"It’s quite a thing to see an athlete from a niche sport breakthrough into a nation’s broader cultural consciousness. In April 2013, Ireland had yet to break the back of a crushing recession and almost out of nowhere emerged a young, brazen Dubliner.
"Winning $60,000 for his ‘Knockout of the Night’ over Marcus Brimage in Stockholm, on returning home Conor McGregor’s first ports of call were opening a bank account and informing the social welfare that he had found meaningful employment in the UFC’s Octagon.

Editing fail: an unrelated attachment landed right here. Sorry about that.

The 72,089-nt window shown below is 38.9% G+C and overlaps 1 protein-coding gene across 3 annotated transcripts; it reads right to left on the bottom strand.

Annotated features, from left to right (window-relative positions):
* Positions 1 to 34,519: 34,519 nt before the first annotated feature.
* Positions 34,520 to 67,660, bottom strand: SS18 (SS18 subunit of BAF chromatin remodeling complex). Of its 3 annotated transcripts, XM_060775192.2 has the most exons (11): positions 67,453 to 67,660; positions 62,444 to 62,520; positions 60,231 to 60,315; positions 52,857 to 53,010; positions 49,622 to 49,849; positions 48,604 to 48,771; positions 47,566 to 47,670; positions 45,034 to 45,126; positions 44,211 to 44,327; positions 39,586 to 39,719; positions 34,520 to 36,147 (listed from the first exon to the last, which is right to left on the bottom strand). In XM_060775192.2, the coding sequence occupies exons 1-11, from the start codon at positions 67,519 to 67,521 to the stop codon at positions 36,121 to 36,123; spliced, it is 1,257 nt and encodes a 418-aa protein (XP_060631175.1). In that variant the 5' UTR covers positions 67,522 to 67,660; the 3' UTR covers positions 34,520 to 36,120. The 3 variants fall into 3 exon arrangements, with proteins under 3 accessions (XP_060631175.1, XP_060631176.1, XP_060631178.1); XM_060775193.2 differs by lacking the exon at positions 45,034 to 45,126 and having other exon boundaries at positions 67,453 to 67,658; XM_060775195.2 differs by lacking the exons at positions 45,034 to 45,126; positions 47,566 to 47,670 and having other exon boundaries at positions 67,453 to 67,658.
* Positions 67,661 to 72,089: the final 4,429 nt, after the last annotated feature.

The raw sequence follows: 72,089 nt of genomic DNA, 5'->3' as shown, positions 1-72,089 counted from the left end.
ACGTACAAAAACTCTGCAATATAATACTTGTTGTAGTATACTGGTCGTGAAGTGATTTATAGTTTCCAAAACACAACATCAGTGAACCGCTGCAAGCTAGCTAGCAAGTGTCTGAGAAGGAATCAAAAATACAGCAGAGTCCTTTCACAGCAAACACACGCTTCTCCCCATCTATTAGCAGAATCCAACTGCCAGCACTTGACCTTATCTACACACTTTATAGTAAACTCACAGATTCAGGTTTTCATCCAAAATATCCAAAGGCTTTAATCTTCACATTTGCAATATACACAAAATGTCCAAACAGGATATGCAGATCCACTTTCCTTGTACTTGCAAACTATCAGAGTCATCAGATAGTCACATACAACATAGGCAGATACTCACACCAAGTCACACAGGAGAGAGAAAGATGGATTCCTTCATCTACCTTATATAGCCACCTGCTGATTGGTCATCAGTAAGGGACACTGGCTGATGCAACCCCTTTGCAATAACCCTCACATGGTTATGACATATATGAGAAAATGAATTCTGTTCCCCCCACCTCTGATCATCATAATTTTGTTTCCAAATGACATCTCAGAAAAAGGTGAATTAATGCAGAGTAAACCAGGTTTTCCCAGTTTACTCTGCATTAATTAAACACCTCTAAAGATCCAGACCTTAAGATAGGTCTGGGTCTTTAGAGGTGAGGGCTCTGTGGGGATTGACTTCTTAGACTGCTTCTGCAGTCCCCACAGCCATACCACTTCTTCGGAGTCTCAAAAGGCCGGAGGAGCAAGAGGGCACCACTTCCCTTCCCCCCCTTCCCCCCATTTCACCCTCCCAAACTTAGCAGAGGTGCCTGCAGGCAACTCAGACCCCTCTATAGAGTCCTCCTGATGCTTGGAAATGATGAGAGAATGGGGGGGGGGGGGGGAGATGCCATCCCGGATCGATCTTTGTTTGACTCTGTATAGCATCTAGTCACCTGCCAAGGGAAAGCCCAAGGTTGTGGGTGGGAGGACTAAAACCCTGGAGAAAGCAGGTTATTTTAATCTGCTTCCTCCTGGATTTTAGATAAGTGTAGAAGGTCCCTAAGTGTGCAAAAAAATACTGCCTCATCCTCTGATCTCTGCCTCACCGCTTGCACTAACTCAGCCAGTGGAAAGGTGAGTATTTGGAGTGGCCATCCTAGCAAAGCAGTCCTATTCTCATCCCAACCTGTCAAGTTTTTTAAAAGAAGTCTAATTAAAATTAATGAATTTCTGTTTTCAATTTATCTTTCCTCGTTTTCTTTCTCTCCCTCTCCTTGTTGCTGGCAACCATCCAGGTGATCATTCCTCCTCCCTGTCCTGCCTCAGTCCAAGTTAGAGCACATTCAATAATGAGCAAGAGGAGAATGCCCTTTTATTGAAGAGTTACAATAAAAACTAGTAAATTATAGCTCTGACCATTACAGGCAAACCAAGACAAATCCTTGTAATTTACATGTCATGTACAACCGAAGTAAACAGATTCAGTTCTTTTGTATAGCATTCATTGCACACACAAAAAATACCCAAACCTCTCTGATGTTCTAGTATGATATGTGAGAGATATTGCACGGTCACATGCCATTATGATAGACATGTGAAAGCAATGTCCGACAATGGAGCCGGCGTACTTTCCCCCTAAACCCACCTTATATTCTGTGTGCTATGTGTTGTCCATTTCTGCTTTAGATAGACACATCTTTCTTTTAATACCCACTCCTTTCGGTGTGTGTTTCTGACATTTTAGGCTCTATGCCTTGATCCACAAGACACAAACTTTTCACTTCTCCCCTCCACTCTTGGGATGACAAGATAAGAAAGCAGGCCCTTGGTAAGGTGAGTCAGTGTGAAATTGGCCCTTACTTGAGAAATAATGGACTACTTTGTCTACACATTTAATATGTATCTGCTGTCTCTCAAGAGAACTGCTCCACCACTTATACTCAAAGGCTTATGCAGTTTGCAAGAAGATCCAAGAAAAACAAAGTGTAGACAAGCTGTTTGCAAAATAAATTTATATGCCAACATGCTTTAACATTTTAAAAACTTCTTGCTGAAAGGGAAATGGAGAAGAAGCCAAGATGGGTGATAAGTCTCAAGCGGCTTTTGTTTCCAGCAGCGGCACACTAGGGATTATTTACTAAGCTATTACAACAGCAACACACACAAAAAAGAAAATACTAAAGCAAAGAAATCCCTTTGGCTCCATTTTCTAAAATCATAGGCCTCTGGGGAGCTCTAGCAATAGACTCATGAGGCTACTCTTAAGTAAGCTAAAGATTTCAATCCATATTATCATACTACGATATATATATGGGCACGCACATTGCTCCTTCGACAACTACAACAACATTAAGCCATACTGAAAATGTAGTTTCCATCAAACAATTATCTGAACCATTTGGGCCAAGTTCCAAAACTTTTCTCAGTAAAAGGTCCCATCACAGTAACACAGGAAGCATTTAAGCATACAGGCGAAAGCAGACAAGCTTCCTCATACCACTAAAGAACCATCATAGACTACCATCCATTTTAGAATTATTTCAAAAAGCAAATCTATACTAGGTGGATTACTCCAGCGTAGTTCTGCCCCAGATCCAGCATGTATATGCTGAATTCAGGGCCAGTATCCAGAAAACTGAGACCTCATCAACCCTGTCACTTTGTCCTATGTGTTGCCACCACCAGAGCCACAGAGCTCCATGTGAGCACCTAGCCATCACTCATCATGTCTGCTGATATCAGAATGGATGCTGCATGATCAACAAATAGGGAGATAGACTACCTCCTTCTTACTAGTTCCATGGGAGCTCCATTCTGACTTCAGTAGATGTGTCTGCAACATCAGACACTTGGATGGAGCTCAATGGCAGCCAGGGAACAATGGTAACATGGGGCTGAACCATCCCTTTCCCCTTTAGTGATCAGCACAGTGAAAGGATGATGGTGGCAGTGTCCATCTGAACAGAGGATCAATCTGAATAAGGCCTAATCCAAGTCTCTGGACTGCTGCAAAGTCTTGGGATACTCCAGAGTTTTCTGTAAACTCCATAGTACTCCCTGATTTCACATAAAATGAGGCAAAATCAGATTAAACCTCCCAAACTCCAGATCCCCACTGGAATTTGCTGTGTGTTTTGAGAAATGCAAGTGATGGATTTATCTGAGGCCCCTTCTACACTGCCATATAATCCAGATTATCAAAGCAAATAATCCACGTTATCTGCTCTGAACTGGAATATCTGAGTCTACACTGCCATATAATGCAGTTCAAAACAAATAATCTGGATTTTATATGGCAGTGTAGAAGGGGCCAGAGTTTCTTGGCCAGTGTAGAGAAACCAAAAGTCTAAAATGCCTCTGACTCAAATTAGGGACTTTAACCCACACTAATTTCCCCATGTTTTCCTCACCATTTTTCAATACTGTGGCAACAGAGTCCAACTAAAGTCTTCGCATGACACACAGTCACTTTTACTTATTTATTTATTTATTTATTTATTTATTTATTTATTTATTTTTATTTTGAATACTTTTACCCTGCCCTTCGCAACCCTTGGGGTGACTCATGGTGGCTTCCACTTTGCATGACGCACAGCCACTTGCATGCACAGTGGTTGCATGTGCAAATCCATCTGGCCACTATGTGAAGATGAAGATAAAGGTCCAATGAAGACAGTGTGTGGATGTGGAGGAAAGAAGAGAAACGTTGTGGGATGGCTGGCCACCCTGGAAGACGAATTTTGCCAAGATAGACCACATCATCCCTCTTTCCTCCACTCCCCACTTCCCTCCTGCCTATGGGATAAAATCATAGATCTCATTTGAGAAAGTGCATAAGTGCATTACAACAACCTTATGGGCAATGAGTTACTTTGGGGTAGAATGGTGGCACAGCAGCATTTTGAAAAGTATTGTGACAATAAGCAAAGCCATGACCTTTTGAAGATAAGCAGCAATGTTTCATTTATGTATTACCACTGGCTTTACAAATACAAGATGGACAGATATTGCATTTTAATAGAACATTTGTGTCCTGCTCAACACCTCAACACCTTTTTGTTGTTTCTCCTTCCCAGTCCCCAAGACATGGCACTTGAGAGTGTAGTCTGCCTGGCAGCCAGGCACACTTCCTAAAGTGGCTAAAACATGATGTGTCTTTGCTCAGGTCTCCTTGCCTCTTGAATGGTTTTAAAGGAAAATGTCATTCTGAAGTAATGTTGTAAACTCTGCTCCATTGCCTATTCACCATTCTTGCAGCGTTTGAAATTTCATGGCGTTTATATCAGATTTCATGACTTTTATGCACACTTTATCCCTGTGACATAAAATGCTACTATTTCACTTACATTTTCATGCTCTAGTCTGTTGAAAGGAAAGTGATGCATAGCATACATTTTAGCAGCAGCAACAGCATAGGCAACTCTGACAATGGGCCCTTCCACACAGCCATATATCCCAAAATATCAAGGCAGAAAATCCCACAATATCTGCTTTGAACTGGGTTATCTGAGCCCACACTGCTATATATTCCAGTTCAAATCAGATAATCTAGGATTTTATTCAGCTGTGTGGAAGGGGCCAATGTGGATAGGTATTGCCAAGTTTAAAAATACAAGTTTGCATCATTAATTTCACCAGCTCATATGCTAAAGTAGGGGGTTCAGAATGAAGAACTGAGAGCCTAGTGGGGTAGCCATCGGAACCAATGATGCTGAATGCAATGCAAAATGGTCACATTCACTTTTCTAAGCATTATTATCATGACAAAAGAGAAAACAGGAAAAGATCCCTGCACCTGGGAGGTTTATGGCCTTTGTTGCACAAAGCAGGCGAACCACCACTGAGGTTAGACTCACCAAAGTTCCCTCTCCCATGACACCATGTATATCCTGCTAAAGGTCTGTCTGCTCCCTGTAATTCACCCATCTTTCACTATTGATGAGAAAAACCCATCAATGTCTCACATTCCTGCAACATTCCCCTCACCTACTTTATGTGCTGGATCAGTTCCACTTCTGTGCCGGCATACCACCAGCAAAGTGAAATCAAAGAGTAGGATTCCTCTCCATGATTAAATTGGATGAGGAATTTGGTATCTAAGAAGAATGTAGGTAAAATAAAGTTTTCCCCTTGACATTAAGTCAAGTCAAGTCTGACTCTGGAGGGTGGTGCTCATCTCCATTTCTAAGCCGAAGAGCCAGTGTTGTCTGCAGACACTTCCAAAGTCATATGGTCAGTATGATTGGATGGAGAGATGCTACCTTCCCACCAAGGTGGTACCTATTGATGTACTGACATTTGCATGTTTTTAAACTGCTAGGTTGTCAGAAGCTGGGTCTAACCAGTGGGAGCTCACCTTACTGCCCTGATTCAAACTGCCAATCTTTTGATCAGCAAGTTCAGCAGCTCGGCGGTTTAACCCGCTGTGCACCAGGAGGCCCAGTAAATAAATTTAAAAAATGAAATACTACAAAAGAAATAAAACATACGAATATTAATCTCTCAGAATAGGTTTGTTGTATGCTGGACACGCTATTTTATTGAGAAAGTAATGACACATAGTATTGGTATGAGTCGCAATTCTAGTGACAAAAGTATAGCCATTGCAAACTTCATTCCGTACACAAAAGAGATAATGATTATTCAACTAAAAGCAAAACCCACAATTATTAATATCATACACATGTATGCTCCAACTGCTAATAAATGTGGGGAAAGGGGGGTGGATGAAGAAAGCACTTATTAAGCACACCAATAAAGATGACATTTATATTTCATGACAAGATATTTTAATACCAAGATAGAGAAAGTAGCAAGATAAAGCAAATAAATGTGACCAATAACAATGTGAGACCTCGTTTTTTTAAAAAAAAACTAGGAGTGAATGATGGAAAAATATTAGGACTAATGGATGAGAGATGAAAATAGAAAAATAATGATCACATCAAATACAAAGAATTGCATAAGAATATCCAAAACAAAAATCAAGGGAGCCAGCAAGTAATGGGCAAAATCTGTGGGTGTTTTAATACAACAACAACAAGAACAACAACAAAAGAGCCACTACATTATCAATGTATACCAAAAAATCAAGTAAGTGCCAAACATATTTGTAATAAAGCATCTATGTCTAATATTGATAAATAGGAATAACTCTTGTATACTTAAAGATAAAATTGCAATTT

"At 25, the John Kavanagh protégé was roughly the same age as the average Irish graduate. For many who had just finished college the only viable route to a career was immigration and there was a sense of doom and gloom around the Emerald Isle despite the economies reported upturn.
"McGregor was flashy. He waxed lyrical about frivolous purchases – a car, three piece suits, a gold watch – and his unabiding quest for success appeared to rail against society’s foreboding. He was raw, there were no airs and graces to him, but his self-sacrifice, positivity and determination had brought him to the biggest mixed martial arts stage of all."
Read the full article